I was part of a panel discussion on Facebum last night, on the Im4theArts platform. the title of the discussion was Racism – the culprit that makes the visible invisible. It was a heated and charged conversation. You can watch the whole thing here. https://www.facebook.com/yvette.hardie/videos/10158566989862604
I was surrounded by some of the most extraordinary and powerful women, Firdoze Bulbulia, Veronica King, Sibongile Mngoma, and one man, Thandile Petshwa, and I think we raised some sparks.
The profoundest moments for me were when the panelists were able to burst out with things that sat heavily on their chests. I realise how seldom that happens; that cordiality and politeness are usually adhered to in these ‘conversations’ and this often disguises the raw emotions of anger and pain.
I was not in the mood to let things go today. So not the best day to get into a Facebum comments war.
I have just finished a frustrating and immature ‘conversation’ on a Facebum thread where my friend Ashley Brownlee raised a few uncomfortable points about the Senekal farm murder and the response to it. I was taken on by a white male ‘I don’t see colour’ ist, and ‘murder is murder’ and ‘you don’t know how I grew up’ ist when I suggested that white pain is individualised and black pain is generalised and minimised. This man went from telling me I didn’t know what I was talking about, in his opinion, to whitesplaining, then mansplaining, then telling me to fuck off and have a nice life.
There is nothing more violent and painful than a white man whitesplaining the equality of pain. This is racism waving its supremacist banner from the volks monument. It is rainbowism, get over it, all lives matter and it is brutally triggering and painful.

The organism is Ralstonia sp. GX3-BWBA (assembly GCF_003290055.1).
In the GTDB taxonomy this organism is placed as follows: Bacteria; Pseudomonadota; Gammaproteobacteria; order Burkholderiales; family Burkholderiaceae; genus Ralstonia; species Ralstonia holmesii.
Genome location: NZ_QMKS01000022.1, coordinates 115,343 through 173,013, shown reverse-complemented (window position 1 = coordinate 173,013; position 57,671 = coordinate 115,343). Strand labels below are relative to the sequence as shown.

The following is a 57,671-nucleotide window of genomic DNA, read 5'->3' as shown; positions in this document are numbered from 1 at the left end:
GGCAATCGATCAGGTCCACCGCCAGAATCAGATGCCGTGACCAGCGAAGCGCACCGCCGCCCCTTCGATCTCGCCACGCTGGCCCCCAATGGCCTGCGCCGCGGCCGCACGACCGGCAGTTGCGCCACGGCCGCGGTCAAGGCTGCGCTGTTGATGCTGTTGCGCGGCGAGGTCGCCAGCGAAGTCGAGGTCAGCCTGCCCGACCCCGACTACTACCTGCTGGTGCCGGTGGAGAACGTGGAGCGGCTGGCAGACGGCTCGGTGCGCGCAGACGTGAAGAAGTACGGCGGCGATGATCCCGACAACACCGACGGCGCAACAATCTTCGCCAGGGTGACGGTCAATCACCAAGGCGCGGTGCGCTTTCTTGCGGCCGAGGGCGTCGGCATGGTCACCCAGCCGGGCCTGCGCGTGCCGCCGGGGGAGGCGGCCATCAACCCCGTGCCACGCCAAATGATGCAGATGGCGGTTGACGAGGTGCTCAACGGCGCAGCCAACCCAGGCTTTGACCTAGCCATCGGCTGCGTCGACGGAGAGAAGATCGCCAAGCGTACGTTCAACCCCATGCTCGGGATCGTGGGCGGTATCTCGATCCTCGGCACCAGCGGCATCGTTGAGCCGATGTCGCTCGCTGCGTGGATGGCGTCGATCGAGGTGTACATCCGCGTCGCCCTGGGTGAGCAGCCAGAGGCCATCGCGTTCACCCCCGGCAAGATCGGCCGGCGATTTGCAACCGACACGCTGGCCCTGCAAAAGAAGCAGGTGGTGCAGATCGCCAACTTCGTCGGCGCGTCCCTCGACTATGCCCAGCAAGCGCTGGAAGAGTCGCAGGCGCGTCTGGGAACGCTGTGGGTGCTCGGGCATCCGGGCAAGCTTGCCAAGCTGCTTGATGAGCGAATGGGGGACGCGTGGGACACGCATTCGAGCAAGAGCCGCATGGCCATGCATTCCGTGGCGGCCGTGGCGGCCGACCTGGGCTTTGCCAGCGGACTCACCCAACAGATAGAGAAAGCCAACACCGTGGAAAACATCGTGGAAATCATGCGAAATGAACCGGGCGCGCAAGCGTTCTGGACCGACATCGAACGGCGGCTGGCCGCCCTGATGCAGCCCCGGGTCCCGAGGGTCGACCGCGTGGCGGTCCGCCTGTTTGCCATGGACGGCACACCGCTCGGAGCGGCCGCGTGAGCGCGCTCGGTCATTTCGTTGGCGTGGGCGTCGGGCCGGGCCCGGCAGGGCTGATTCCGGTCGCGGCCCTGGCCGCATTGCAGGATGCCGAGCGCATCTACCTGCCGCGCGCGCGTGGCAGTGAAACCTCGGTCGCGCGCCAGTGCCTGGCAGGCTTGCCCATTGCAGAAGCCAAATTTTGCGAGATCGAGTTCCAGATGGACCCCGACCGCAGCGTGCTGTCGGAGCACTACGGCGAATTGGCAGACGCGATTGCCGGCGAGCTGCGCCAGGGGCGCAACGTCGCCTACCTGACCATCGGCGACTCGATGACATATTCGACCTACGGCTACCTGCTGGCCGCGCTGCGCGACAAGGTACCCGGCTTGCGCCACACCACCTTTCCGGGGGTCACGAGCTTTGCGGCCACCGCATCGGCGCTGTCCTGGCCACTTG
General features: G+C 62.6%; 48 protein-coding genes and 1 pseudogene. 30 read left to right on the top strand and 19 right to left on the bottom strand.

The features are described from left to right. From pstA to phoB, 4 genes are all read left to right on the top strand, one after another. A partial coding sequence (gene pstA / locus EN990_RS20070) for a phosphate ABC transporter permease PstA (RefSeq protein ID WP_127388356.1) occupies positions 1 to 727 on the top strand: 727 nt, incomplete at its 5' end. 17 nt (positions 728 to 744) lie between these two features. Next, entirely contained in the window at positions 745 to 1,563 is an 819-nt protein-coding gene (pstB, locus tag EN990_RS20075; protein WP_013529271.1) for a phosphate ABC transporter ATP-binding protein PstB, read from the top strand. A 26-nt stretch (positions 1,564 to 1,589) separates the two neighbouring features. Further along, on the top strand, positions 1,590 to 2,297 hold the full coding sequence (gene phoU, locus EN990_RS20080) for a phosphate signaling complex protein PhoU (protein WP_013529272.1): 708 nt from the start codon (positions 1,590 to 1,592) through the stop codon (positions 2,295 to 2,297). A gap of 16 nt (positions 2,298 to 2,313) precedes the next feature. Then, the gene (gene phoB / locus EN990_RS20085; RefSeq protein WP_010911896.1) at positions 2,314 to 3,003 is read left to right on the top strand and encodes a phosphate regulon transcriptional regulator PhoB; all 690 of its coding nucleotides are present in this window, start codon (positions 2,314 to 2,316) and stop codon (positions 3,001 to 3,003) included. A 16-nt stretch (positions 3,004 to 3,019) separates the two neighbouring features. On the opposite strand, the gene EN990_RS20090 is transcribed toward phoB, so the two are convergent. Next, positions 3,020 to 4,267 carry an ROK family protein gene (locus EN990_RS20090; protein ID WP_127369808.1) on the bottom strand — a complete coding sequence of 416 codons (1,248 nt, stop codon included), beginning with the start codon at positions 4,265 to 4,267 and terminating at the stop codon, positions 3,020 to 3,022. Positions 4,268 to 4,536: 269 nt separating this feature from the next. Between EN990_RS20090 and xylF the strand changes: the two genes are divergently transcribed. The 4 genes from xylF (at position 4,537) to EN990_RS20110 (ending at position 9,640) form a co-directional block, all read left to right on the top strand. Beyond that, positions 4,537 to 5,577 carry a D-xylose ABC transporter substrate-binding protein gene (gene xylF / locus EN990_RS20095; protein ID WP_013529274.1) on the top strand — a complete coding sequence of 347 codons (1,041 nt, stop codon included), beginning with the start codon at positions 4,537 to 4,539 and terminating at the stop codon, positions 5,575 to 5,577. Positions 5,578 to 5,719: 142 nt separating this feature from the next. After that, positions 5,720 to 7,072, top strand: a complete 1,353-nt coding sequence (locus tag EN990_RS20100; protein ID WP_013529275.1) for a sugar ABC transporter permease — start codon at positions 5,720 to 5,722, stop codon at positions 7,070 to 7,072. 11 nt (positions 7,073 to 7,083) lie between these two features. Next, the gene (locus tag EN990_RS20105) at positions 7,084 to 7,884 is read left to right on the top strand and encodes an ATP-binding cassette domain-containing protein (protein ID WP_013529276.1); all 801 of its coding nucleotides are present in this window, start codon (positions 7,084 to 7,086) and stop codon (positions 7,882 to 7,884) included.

Apartheid, colonialism, slavery and the genocides and oppression they brought has meant that pain sits differently for victim and perpetrator. White pain is individualised and black pain is generalised. This must be understood, acknowledged and taken into consideration by white people, because skin is advantage and oppressor. Until that happens there can be no demand that black people be empathetic. It’s ridiculous and preposterous. The oppressor needs to move, acknowledge, shift first. And on rural farms there is no movement and there hasn’t been in 27 years.
And a last footnote for the Facebum white peanut gallery. Just because a white person was not personally responsible for Apartheid doesn’t mean they don’t still benefit from being white. All black people are historically disadvantaged and are expected to follow white rules of individualisation to ‘get ahead’. This may not shift in our lifetime, but I hope it does. And the noise of its success will drown out your whining.